Here, we get into another problem, the official core series does not go to far back. Publicly, core series begins in 2015.
Nevertheless while keeping that in mind, April price change in 2016, 2018 and 2019 were either 0.08%, or 0.09% (in April 2017, prices rose 0.26%. I do not know why, and I am too tired to find out. So I am going to close my eyes and consider it as a outlier and pray hard. Please do not shoot me). To control for seasonality, we take the 1.28% and subtract 0.09% (the April average change in 2016, 2018 and 2019) from it. Through this, we can claim that the April price change due to GST—as far as core prices and the seasonality I have accounted for concerned—is 1.19%.
In short, GST quite possibly raised core price level by 1.19% month-on-month. Yes, GST did raise price level.
Effect of shift to SST in June-September 2018
Now, this part is not so straightforward because the transition from GST to SST lasted for 4 months. In 2015, there was an immediate transition from SST in March to GST in April. But in 2018, the GST was effectively abolished in June 2018 and was replaced with a 3-month tax-free period. The SST only came in September 2018.
As a result, direct comparison between the SST-GST shift (April 2015 core CPI), and GST-SST shift (September 2018 core CPI) could not be made. There are at least two reasons:
- First, in June 2018 when the GST was abolished, core price level dropped 1.43%. And it was a drop from GST regime to no tax period. This number does not help us answer our original question, which is whether SST brought prices down.
- Second, when the SST was reintroduced in September, core price level rose by 0.60%. This also does not help answer the question.
So, how could we make it comparable?
This chart shows the problem, and the adjustment required from price level perspective to make a fair comparison (blue is actual, red is adjusted).
The adjustment is: calculate the difference between May 2018 core price level (GST prices) with September price level (SST price level), while ignoring the free-tax period completely. Do this and we would get a price drop of 0.59%.
This is how it looks like in month-on-month changes (blue is actual, red is adjusted).
However, just like the SST-GST shift, we need to control for seasonality. And the average May-September change for 2015, 2016 and 2017 is 0.73%. The variance is not that big: for transparency, it was 0.72%, 0.79% and 0.68% rise for 2015, 2016 and 2017 respectively.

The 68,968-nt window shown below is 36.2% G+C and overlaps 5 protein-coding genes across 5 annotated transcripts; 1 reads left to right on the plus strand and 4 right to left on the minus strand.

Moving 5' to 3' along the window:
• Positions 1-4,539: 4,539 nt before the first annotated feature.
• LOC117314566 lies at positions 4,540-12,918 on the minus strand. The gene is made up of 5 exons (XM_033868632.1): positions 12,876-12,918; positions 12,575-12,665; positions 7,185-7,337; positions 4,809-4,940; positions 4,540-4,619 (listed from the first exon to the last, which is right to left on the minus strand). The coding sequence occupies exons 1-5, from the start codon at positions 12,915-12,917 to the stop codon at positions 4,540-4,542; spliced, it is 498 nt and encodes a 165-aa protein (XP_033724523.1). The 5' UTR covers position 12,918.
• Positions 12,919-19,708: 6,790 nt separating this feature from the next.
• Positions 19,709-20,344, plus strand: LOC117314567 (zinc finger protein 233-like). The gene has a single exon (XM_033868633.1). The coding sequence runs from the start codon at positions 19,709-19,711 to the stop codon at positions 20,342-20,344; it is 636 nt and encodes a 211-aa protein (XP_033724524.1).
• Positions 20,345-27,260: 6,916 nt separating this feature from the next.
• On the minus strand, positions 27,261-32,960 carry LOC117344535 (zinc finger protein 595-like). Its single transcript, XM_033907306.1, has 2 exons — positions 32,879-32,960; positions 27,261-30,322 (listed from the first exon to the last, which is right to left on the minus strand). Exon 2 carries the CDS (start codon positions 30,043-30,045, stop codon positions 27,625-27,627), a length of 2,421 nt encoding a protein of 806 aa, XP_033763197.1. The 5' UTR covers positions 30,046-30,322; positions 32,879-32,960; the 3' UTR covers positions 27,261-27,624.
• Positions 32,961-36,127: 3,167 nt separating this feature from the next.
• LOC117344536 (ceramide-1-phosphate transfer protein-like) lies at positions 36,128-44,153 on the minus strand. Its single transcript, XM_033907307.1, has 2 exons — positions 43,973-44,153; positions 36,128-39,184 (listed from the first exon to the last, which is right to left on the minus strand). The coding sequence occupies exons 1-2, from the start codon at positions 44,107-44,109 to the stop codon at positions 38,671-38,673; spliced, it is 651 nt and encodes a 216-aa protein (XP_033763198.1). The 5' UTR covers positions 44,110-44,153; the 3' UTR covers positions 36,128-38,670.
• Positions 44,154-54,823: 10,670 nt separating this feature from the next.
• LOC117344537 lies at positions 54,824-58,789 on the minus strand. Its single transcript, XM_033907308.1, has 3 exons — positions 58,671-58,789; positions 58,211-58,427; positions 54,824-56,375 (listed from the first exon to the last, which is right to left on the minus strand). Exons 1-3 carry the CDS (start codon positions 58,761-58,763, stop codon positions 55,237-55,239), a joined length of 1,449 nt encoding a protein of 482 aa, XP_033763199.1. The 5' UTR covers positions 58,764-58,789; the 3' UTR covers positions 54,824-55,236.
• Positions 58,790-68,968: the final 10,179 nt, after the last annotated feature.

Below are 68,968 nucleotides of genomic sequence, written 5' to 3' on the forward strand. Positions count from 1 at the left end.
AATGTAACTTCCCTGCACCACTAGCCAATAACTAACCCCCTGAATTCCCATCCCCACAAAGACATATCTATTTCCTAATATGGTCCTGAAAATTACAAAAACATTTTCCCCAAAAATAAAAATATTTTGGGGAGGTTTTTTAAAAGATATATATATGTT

Controlling for seasonality, that means the GST to SST shirt brought core price level down 1.32% (that is -0.59% plus -0.73%).
Conclusion: SST brought core price level down
As a summary, after accounting from seasonality:
- SST-GST shift raised core price level by 1.19%
- GST-SST shift cut core price level by 1.32%
Some comment on the results: I had expected the SST-GST and the GST-SST shifts to bring prices up and down by about the percentage point. Right now, there is a difference because I think there are still some important factors that have not been controlled. It is possible that one of them could be forex rate.
Caveat and other business
There is a important clarification here. These results do not mean core prices in September 2018 when the SST was reintroduced were lower than core prices in May 2015. Between May 2015 and September 2018, headline and core prices rose for a variety of reasons. Rather, the two changes in 2015 and 2018 were one-time changes, or structural break in core price series. You could see this from the price level charts above.
This brings us to inflation. The remarkable thing is, at least from the naked eyes, inflation (in the sense of general rise in prices) remains largely the same throughout the changes. Another way to say is that, the slopes of the lines (GST and SST) are about the same. What happened was a shift in price level, which is what this whole post shows.
And finally, I want to show you this chart.
The black-shaded area was caused by GST (specifically, GST at 6% minus GST at 4% – GST at 4% has been cited as the equivalent of SST around 2014-2015). If GST were never introduced, core price level would likely have be lower by that shaded area.